Wall-to-Wall Window


Berlin 20 Years Later: Monumental Fall Gives Rise to Memory

The Berlin Wall — that cold, cement wound through the heart of a great city that for four decades became a harsh symbol of the Cold War — is back, rising austerely out of the ashes of memory.

In Washington and around the world, the emblematic Iron Curtain of the Cold War is being lifted again, so to speak, as millions look back on the big 20th anniversary of the Berlin Wall’s fall, a shockingly peaceful, delirious and portending historical event.

In fact, until the wall fell, the Cold War was an accepted reality of foreign policy. East Germany, or the German Democratic Republic (GDR), was also seen by many to be practically immune to some of the political palpitations that were affecting other Eastern bloc nations such as Poland, Hungary and Czechoslovakia in the wake of Mikhail Gorbachev’s twin disturbances called Perestroika and Glasnost. East Germans were probably the most doctrinaire, orthodox and politically stifled of citizens behind the Iron Curtain, and yet, the wall tumbled in front of an astonished world.

Back then, you could watch the occasion on television, where Tom Brokaw was one of the few Western journalists who was there to see it. Countless magazines and newspapers examined the event, which was the most vivid and dramatic domino effect of further events to come, nothing less than the collapse of the Soviet Union, the reunification of Germany, and the end of the Cold War — events that existed only in fictional thrillers of the time.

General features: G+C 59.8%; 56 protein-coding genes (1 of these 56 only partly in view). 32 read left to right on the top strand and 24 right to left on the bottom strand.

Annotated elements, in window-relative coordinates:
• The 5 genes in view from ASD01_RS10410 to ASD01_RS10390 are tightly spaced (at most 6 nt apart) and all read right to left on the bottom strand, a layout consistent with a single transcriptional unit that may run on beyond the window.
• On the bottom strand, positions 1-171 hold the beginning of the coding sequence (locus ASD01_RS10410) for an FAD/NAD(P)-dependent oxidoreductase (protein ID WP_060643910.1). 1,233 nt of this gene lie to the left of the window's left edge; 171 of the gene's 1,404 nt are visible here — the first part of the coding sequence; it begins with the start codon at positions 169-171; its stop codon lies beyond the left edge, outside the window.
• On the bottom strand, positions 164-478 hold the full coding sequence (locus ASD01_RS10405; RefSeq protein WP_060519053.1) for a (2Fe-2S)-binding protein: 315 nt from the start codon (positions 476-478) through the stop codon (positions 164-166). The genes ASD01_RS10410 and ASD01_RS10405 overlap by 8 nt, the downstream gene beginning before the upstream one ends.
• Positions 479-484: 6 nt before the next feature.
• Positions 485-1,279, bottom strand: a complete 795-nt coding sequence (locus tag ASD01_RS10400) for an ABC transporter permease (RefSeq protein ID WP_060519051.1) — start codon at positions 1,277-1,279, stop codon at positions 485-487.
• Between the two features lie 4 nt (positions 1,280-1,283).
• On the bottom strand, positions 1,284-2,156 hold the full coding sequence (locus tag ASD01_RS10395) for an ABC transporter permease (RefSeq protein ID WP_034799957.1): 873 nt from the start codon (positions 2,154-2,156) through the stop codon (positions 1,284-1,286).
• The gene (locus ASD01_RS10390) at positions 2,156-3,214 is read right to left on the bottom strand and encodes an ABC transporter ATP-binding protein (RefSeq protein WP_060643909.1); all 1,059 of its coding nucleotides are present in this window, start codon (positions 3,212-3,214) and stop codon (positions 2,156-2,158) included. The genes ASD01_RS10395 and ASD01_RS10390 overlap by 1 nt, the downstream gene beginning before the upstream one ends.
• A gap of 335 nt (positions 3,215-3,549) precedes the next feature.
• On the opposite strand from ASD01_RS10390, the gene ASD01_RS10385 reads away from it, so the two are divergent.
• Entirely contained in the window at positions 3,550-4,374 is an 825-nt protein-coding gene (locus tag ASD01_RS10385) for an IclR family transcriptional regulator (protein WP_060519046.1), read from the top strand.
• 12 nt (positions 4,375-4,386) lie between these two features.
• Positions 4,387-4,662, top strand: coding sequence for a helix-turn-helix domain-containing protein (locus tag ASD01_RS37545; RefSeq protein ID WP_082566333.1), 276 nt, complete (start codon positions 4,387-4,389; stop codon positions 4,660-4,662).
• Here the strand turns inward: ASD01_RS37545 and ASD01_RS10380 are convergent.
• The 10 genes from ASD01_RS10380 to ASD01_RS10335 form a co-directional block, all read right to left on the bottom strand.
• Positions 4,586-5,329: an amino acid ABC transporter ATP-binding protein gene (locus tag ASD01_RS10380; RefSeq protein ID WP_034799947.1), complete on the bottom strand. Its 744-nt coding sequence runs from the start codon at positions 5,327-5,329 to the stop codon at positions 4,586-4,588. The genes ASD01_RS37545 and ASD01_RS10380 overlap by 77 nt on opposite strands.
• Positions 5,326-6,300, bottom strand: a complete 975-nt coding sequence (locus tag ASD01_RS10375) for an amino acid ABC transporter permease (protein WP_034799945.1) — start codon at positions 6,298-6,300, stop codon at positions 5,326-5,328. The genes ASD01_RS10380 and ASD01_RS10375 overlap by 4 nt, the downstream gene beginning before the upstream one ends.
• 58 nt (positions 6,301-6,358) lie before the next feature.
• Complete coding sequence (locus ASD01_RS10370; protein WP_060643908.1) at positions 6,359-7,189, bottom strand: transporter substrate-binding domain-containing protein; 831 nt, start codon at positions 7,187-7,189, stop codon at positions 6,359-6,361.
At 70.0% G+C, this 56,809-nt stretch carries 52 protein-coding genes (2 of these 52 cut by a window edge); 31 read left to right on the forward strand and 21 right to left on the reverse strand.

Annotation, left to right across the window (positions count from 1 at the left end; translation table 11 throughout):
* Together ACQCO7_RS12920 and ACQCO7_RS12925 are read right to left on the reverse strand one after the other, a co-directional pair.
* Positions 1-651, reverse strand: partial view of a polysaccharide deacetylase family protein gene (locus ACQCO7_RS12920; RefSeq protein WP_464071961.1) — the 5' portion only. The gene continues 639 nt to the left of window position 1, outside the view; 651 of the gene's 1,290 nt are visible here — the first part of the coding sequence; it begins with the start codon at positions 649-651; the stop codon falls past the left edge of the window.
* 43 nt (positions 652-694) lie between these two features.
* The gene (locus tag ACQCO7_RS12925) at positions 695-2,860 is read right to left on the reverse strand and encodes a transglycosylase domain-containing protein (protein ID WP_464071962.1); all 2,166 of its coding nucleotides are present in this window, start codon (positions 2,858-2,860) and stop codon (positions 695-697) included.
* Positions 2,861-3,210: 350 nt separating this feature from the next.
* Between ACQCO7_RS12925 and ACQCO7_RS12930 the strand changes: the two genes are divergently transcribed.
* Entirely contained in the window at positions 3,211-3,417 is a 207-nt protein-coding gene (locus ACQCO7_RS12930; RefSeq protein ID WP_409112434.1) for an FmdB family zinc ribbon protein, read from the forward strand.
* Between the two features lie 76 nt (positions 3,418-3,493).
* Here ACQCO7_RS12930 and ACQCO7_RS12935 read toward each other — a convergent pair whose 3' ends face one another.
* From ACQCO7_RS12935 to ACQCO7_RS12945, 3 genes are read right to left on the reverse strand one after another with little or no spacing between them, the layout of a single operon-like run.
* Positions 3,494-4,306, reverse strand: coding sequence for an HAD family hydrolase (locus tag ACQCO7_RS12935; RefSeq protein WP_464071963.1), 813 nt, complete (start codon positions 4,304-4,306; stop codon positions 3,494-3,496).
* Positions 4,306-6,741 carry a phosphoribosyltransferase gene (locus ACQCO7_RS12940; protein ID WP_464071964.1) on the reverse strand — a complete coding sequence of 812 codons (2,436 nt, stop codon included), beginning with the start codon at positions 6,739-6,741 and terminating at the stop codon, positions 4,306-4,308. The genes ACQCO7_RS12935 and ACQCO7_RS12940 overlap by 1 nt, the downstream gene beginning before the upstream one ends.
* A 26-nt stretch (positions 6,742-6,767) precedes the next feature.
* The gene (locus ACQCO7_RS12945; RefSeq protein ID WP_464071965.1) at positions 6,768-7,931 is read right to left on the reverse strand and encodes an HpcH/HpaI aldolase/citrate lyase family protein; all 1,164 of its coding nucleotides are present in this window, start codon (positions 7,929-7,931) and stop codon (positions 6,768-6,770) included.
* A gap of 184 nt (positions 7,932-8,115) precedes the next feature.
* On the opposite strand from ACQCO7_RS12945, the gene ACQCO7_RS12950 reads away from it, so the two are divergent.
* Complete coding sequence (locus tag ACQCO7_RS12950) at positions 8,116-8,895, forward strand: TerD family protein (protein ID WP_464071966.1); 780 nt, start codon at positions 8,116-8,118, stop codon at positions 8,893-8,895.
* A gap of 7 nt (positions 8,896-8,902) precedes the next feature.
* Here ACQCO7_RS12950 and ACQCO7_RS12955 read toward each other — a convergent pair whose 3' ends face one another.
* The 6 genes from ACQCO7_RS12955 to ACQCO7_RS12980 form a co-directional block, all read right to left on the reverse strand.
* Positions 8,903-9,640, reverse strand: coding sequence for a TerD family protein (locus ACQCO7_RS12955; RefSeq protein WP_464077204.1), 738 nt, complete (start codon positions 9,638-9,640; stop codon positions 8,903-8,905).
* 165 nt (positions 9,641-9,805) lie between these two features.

Today, two places in Washington are offering a modest but highly creative window into the events of Nov. 9, 1989, and their aftermath. “Iconoclash! Political Imagery from the Berlin Wall to German Unification” at the Goethe-Institut looks at the physical remnants of the GDR, while a virtual reality exhibition at the American University’s Katzen Arts Center lets visitors experience the reality of life on either side of the wall.

The exhibition at the Goethe-Institut is kind of a treasure house of communist iconic junk, taken from the Wende Museum located in Culver City, Calif., near Hollywood. The exhibition features a smorgasbord of political and cultural artifacts ranging from discarded GDR flags, to busts of Lenin, to changed street signs and city locations, to old propaganda imagery that was so prevalent in the East right up until 1989, when almost all of it virtually disappeared overnight.

And if they didn’t disappear, these items were often vandalized, manipulated and reshaped — in the process shattering the permanence with which they were originally created, a reflection in a way of the overridingly permanent, static thinking at the time that nothing would ever change.

At the opening of the almost nostalgic exhibit, in fact, a lively panel discussion featuring Markus Meckel, GDR foreign affairs minister at the time of the fall, and Richard C. Barkley, the last U.S. ambassador to East Germany, confirmed just how much of a shock the wall’s demise was to many officials.

It would appear, for one thing, that GDR leader Erich Honecker and his compatriots refused to face the realities of what was happening around them, happily holding one of those massive Kremlin-style military parades celebrating the GDR’s anniversary. But in Leipzig, huge peaceful demonstrations were brewing, while in Hungary, the borders to Austria had opened, allowing thousands of East German visitors to flee.